According to the free radical theory of aging, reactive oxygen species cause oxidative damage, proposed to be an underlying factor of the aging process. In the current study, we have used electron paramagnetic resonance spin labeling, measurements of protein carbonyl content, an index of protein oxidation, and determination of the activity of glutamine synthetase (an oxidatively sensitive enzyme) to report that cortical synaptosomal membranes from the senescence accelerated-prone (SAMP8) mouse showed structural characteristics of free radical oxidative stress relative to the senescence accelerated-resistant (SAMR1) mouse. The SAMP8 mouse exhibited a decrease in the relevant EPR parameter consistent with oxidative stress (P < 0.002), a decreased glutamine synthetase activity (P < 0.05), and an increased protein carbonyl content (P < 0.01) compared with these parameters in the SAMR1 mouse. Further, because free radical trapping compounds have been demonstrated to extend maximum life span and improve cognition in SAMP8 mice, we investigated the protective nature of the known free radical scavenger, N- tert-butyl-α-phenylnitrone (PBN), on the physical state of cortical synaptosomal membrane proteins. For 14 days, SAMR1 and SAMP8 mice were injected with 30 mg/kg PBN while the controls were injected with the corresponding volume of saline. Characteristic of less oxidized systems, cortical synaptosomal membranes from the PBN-injected SAMP8 mouse exhibited a return toward normal values of the relevant EPR parameter [the M(I) = +1 low- field weakly immobilized line/M(I) = +1 low-field strongly immobilized line (W/S) ratio of a protein-specific spin label] (P < 0.001) compared with that from saline-injected SAMP8 mice. In SAMR1 mice, in contrast to SAMP8, there was no significant change in the conformation of membrane proteins or protein carbonyl content of cortical synaptosomal membranes from the PBN-injected and saline-injected SAMR1 mice, showing that PBN itself did not induce conformational changes in cortical synaptosomal membrane proteins. The results are discussed with reference to the use of free radical scavengers as potential anti-aging agents.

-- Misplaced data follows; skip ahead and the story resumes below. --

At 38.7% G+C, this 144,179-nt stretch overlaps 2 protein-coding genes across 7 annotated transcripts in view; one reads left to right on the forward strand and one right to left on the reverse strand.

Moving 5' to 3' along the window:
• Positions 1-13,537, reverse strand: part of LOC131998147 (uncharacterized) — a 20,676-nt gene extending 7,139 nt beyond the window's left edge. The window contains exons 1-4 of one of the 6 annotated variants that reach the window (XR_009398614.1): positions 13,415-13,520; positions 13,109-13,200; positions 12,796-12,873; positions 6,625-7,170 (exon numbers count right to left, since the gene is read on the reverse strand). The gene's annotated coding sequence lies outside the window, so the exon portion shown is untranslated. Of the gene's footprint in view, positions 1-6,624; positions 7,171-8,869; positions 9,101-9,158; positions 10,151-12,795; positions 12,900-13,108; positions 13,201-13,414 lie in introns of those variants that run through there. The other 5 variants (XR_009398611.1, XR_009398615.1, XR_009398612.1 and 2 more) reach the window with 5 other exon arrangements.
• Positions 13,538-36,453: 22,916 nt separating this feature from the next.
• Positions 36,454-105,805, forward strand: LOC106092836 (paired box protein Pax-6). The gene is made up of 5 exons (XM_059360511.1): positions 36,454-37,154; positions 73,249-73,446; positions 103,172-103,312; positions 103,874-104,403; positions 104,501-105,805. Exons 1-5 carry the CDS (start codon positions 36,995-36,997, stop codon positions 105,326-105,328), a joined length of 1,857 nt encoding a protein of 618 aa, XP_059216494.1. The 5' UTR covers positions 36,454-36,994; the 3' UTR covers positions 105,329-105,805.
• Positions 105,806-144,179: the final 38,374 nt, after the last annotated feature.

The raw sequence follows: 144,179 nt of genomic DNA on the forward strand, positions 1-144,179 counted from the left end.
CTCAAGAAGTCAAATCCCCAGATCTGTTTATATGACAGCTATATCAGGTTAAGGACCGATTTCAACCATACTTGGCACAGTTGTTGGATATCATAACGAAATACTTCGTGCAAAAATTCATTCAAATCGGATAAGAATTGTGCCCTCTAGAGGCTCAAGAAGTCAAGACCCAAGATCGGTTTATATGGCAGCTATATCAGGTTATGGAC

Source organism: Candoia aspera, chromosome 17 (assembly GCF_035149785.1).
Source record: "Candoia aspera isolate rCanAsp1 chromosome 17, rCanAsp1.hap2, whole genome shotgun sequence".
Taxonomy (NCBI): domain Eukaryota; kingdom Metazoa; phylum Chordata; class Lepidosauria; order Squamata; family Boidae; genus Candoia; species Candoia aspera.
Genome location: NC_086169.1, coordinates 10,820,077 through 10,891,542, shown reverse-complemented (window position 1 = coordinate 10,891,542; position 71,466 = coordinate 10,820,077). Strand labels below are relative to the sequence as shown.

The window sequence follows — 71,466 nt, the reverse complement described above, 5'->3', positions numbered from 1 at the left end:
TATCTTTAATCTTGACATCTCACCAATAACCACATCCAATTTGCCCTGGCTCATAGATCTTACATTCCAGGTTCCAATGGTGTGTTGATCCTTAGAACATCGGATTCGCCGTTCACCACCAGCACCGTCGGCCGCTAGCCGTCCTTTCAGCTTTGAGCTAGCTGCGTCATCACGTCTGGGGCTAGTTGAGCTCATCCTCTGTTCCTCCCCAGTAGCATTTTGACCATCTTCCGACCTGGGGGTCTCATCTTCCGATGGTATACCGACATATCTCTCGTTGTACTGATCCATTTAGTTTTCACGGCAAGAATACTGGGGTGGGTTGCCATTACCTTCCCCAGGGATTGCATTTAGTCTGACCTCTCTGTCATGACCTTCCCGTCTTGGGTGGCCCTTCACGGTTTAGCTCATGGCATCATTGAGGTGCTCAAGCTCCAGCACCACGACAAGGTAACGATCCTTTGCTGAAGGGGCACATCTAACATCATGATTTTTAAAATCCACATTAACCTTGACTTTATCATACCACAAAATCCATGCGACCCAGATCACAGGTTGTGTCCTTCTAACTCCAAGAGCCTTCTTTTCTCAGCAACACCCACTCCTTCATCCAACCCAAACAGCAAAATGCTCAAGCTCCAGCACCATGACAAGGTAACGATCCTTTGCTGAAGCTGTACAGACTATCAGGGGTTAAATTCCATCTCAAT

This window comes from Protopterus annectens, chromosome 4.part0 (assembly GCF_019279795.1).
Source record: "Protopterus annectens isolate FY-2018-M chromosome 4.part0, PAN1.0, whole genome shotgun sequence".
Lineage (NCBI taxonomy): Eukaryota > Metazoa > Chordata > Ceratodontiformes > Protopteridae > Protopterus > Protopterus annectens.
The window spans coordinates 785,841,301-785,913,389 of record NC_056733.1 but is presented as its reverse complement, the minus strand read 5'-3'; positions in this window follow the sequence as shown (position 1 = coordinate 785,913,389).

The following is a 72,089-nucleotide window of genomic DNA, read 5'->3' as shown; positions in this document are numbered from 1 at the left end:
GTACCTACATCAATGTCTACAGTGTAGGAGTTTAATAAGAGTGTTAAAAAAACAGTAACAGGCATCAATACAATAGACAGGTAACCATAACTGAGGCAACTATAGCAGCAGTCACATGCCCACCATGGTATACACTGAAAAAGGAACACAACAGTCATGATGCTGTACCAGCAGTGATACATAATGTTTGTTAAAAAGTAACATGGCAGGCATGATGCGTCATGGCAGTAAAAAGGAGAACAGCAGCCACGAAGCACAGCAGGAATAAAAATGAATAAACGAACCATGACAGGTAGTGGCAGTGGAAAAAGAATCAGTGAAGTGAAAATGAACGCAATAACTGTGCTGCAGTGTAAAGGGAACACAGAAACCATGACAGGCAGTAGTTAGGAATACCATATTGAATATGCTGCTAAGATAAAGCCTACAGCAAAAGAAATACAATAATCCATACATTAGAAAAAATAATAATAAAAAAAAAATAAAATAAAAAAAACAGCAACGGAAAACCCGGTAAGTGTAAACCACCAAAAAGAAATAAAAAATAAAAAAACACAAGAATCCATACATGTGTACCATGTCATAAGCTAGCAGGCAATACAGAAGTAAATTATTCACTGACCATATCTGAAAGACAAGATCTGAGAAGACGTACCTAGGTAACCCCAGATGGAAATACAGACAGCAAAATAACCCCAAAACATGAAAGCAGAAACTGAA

|Number of pages||5|
|Journal||Proceedings of the National Academy of Sciences of the United States of America|
|State||Published - Jan 21 1997|
- anti-aging agents
- membrane proteins
ASJC Scopus subject areas